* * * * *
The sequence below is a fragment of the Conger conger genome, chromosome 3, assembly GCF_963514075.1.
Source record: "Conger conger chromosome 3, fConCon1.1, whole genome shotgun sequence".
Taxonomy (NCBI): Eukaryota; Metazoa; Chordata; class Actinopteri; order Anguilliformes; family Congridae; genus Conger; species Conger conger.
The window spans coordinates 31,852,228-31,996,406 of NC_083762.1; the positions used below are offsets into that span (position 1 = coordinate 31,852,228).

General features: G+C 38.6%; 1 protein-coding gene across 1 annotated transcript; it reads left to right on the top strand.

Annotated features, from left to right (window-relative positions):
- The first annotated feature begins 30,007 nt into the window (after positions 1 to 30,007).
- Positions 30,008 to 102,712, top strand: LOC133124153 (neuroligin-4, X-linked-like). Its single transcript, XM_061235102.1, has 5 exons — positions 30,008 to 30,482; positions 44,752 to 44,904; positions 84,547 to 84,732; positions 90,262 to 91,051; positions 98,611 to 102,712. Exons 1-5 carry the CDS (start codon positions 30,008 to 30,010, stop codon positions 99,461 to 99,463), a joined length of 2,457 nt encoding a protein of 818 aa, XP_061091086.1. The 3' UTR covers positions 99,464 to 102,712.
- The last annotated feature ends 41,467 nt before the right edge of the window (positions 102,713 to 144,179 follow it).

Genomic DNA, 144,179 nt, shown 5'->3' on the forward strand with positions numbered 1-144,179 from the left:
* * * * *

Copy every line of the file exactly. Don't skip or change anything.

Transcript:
The sequence below is a fragment of the Conger conger genome, chromosome 3, assembly GCF_963514075.1.
Source record: "Conger conger chromosome 3, fConCon1.1, whole genome shotgun sequence".
Taxonomy (NCBI): Eukaryota; Metazoa; Chordata; class Actinopteri; order Anguilliformes; family Congridae; genus Conger; species Conger conger.
The window spans coordinates 31,852,228-31,996,406 of NC_083762.1; the positions used below are offsets into that span (position 1 = coordinate 31,852,228).

General features: G+C 38.6%; 1 protein-coding gene across 1 annotated transcript; it reads left to right on the top strand.

Annotated features, from left to right (window-relative positions):
- The first annotated feature begins 30,007 nt into the window (after positions 1 to 30,007).
- Positions 30,008 to 102,712, top strand: LOC133124153 (neuroligin-4, X-linked-like). Its single transcript, XM_061235102.1, has 5 exons — positions 30,008 to 30,482; positions 44,752 to 44,904; positions 84,547 to 84,732; positions 90,262 to 91,051; positions 98,611 to 102,712. Exons 1-5 carry the CDS (start codon positions 30,008 to 30,010, stop codon positions 99,461 to 99,463), a joined length of 2,457 nt encoding a protein of 818 aa, XP_061091086.1. The 3' UTR covers positions 99,464 to 102,712.
- The last annotated feature ends 41,467 nt before the right edge of the window (positions 102,713 to 144,179 follow it).

Genomic DNA, 144,179 nt, shown 5'->3' on the forward strand with positions numbered 1-144,179 from the left: